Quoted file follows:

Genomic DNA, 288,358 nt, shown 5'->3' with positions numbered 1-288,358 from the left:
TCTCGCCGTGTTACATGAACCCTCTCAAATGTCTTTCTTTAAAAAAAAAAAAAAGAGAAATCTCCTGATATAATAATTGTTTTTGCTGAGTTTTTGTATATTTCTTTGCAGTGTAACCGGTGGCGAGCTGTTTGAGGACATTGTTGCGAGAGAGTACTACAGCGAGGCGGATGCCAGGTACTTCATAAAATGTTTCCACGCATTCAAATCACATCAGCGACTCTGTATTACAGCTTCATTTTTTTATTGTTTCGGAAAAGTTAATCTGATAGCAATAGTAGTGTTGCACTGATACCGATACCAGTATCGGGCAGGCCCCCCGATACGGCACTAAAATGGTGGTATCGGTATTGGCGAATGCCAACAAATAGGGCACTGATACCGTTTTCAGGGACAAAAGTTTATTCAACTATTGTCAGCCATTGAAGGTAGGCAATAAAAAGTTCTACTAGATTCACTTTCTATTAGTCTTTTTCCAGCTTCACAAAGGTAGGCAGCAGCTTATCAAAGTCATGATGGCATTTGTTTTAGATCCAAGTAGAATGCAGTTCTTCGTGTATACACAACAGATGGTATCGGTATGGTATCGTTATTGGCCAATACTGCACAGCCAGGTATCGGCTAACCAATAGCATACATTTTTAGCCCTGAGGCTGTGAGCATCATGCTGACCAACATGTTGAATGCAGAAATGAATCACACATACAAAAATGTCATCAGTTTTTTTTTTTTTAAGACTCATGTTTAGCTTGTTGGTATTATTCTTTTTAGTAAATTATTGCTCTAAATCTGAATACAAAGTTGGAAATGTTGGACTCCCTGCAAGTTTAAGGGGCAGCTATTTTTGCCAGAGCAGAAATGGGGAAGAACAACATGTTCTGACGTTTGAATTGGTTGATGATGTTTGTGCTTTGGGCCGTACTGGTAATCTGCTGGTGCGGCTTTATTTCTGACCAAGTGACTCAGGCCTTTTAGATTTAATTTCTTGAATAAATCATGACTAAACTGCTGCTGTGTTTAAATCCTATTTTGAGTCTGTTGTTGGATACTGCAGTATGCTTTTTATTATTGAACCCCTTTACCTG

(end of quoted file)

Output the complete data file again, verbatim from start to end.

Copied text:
Genomic DNA, 288,358 nt, shown 5'->3' with positions numbered 1-288,358 from the left:
TCTCGCCGTGTTACATGAACCCTCTCAAATGTCTTTCTTTAAAAAAAAAAAAAAGAGAAATCTCCTGATATAATAATTGTTTTTGCTGAGTTTTTGTATATTTCTTTGCAGTGTAACCGGTGGCGAGCTGTTTGAGGACATTGTTGCGAGAGAGTACTACAGCGAGGCGGATGCCAGGTACTTCATAAAATGTTTCCACGCATTCAAATCACATCAGCGACTCTGTATTACAGCTTCATTTTTTTATTGTTTCGGAAAAGTTAATCTGATAGCAATAGTAGTGTTGCACTGATACCGATACCAGTATCGGGCAGGCCCCCCGATACGGCACTAAAATGGTGGTATCGGTATTGGCGAATGCCAACAAATAGGGCACTGATACCGTTTTCAGGGACAAAAGTTTATTCAACTATTGTCAGCCATTGAAGGTAGGCAATAAAAAGTTCTACTAGATTCACTTTCTATTAGTCTTTTTCCAGCTTCACAAAGGTAGGCAGCAGCTTATCAAAGTCATGATGGCATTTGTTTTAGATCCAAGTAGAATGCAGTTCTTCGTGTATACACAACAGATGGTATCGGTATGGTATCGTTATTGGCCAATACTGCACAGCCAGGTATCGGCTAACCAATAGCATACATTTTTAGCCCTGAGGCTGTGAGCATCATGCTGACCAACATGTTGAATGCAGAAATGAATCACACATACAAAAATGTCATCAGTTTTTTTTTTTTTAAGACTCATGTTTAGCTTGTTGGTATTATTCTTTTTAGTAAATTATTGCTCTAAATCTGAATACAAAGTTGGAAATGTTGGACTCCCTGCAAGTTTAAGGGGCAGCTATTTTTGCCAGAGCAGAAATGGGGAAGAACAACATGTTCTGACGTTTGAATTGGTTGATGATGTTTGTGCTTTGGGCCGTACTGGTAATCTGCTGGTGCGGCTTTATTTCTGACCAAGTGACTCAGGCCTTTTAGATTTAATTTCTTGAATAAATCATGACTAAACTGCTGCTGTGTTTAAATCCTATTTTGAGTCTGTTGTTGGATACTGCAGTATGCTTTTTATTATTGAACCCCTTTACCTG